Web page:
I did Ride London in 2014 but the weather was so horrendous that the route was diverted to take out some of the hills and avoid what could have been carnage, with over 25,000 riders taking part. We therefore ended up doing only 86 miles of the 100 we anticipated. This time around therefore, our minds were very much on the weather when we got up, before 5.00 on the 30th July, not least as the rain had been hammering down most of the night and I had slept very little. However, the rain had abated as the first three of our group set off, just before 6.00. Thankfully & despite threatening skies, it remained dry for the rest of the day.
My son in law, George, had promised my wife that he would ride with me, given my operation and also a recent heart diagnosis of Atrial Fibrillation, although I had been given permission to ride by my doctor and was feeling fine. I continued to feel fine and in fact we were having a wonderful ride until around the 20 mile mark when a gentleman with the word ‘Caerphilly’ emblazoned on his Jersey, tried to find a space on my left that just wasn’t there and brought me crashing down on my left hand side, the one with steel and scars and very recent memories of pain! I was beside myself with fear of further damage, not helped as the guy who caused the crash actually stopped, returned and graciously and profusely apologised, when all I wanted to do was kill him! I always carry some first aid gear, but even a couple of large gauzes were insufficient to stem the flow of blood from my elbow and left knee, but luckily, within less than a mile there was a support hub and a very welcome St John’s Ambulance tent. The Guys in the tent were absolutely wonderful and could not do enough to help; washing the wounds, bandaging and re-bandaging and giving me drinks and painkillers and about 1 1/2 hours after the accident, I was reluctantly given permission to carry on. There was one frightening thought in my head, throughout this whole time, and that was how to confess to my wife, who had nursed me through my previous accident and who would be tracking my progress. It was therefore agreed that George would send a message saying ‘we have a bit of a problem with the bike, but will be off again shortly’. This worked as a temporary get out of jail card and in fact the family spotted us on BBC News, going over the line together, some hours later, so any doubts were at least temporarily alleviated, back at home.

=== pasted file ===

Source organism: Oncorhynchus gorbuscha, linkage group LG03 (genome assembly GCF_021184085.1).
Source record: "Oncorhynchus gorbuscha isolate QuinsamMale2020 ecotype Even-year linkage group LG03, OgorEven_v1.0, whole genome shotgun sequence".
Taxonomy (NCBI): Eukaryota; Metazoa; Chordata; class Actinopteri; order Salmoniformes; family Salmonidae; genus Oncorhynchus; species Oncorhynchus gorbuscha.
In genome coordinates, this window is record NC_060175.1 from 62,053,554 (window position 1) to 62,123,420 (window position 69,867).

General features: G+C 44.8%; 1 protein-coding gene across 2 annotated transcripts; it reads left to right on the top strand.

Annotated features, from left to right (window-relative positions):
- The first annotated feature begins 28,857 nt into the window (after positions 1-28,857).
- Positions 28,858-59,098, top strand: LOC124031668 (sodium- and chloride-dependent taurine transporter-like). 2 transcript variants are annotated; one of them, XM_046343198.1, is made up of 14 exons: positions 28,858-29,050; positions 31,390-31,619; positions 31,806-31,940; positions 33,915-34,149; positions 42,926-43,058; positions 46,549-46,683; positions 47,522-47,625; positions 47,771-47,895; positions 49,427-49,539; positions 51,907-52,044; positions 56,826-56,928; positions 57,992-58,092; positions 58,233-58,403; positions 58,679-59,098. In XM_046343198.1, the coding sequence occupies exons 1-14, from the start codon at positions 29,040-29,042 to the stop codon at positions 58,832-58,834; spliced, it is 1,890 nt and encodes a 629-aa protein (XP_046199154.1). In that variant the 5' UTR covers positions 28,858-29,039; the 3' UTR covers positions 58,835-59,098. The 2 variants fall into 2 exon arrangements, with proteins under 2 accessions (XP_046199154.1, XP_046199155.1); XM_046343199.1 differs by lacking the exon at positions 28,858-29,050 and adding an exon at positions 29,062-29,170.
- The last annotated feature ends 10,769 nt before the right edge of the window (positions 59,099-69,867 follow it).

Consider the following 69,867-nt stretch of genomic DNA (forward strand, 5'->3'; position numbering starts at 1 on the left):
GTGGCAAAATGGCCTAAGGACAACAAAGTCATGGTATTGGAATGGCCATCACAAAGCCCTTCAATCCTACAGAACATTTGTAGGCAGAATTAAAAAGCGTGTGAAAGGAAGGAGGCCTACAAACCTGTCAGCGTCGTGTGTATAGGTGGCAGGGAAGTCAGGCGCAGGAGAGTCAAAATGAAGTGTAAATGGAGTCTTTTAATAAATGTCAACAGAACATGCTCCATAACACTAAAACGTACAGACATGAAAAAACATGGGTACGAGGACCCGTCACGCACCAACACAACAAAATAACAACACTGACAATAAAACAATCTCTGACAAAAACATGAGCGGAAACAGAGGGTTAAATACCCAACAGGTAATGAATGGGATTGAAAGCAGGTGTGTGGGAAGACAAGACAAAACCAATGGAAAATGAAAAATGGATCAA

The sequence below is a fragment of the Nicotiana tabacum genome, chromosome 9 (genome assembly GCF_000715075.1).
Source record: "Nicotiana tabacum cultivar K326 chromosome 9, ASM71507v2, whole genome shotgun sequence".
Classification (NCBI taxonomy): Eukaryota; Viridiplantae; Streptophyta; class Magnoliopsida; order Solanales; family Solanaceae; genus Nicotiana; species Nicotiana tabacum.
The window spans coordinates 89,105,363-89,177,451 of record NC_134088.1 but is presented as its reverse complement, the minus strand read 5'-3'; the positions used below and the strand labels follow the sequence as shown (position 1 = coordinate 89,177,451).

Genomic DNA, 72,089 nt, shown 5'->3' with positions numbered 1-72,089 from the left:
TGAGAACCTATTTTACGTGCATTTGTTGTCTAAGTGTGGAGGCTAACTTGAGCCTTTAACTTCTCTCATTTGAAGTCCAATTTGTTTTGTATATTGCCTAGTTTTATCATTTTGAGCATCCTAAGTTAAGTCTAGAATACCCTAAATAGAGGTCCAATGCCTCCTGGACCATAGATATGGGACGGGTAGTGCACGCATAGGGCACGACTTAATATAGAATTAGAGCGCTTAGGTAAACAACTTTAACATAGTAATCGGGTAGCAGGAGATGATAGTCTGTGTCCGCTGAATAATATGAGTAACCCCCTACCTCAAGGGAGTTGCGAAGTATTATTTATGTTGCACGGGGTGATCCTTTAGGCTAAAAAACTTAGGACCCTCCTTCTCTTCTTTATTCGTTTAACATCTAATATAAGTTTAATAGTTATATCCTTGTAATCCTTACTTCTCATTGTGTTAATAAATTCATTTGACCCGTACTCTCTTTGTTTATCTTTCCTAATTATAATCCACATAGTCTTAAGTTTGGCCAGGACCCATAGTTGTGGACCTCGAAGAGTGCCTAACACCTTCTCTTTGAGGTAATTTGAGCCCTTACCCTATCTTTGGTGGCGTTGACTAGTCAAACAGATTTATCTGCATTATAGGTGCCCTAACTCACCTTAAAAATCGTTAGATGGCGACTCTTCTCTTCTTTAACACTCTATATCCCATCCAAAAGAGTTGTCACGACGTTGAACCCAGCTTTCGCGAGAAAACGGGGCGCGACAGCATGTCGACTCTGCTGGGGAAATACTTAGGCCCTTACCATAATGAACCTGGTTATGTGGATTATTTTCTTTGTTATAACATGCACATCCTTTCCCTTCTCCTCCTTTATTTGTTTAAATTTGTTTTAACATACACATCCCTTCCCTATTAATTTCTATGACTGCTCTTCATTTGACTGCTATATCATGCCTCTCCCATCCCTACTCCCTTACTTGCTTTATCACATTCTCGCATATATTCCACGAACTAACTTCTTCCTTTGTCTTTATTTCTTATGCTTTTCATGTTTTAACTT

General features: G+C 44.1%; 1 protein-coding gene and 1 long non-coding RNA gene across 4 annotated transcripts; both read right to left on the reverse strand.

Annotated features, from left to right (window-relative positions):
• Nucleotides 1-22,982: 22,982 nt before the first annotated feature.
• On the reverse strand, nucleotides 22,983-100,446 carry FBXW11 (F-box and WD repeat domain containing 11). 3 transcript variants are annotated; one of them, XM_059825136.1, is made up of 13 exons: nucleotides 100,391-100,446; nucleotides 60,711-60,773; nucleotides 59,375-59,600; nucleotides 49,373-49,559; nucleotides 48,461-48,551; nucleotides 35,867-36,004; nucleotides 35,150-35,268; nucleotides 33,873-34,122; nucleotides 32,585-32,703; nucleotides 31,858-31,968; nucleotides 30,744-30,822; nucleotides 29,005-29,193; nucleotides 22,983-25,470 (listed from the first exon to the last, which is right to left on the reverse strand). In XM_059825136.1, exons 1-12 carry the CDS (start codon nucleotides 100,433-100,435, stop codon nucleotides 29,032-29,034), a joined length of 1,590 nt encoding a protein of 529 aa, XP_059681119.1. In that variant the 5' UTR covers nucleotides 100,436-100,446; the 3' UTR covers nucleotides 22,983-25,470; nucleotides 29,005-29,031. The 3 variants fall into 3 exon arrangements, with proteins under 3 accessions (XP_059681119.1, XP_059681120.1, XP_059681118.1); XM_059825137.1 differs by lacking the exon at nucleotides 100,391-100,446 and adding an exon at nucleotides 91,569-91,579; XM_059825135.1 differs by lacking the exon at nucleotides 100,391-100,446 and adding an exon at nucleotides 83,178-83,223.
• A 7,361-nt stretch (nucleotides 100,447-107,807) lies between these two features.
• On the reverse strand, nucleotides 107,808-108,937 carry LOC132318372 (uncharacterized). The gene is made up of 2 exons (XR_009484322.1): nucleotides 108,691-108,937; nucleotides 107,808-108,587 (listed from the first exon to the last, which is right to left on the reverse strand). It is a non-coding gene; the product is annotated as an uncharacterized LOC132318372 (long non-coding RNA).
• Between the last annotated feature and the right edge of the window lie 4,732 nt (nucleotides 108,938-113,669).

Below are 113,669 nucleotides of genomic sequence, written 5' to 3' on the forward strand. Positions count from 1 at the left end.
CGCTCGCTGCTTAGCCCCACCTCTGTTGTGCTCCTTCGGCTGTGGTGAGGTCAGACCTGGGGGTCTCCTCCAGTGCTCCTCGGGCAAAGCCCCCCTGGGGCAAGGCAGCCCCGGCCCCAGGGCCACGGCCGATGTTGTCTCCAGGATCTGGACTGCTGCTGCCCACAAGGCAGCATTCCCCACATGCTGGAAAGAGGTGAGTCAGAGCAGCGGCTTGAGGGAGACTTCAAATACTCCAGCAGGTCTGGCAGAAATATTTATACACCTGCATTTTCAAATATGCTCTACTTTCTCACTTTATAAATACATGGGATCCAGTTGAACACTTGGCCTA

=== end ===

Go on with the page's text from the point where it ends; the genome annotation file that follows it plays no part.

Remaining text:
The rest of the ride (with a little help from the painkillers!) was actually very enjoyable and the supporters, volunteers, beautiful countryside and party atmosphere were amazing. It was also such a unique treat, to ride closed roads past so many iconic sites in the City. At 8 hours & 6 minutes, my overall finish time was hardly about to break records, but my Strava rolling time of 6 hours 16 minutes and a rolling average of 15.8mph was a little more encouraging and all in all, it made for a most memorable day and 2 weeks on, still a little bruised and battered, I’m pleased I entered and even more pleased, I completed the ride.